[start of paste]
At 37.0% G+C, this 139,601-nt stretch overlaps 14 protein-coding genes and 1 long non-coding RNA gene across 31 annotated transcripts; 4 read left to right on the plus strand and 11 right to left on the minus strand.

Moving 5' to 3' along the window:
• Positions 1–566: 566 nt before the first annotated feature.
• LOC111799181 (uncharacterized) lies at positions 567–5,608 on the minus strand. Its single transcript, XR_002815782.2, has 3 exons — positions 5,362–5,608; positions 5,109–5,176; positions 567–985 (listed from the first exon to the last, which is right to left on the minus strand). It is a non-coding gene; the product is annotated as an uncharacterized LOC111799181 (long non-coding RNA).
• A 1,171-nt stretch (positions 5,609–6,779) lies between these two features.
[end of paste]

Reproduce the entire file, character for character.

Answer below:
At 37.0% G+C, this 139,601-nt stretch overlaps 14 protein-coding genes and 1 long non-coding RNA gene across 31 annotated transcripts; 4 read left to right on the plus strand and 11 right to left on the minus strand.

Moving 5' to 3' along the window:
• Positions 1–566: 566 nt before the first annotated feature.
• LOC111799181 (uncharacterized) lies at positions 567–5,608 on the minus strand. Its single transcript, XR_002815782.2, has 3 exons — positions 5,362–5,608; positions 5,109–5,176; positions 567–985 (listed from the first exon to the last, which is right to left on the minus strand). It is a non-coding gene; the product is annotated as an uncharacterized LOC111799181 (long non-coding RNA).
• A 1,171-nt stretch (positions 5,609–6,779) lies between these two features.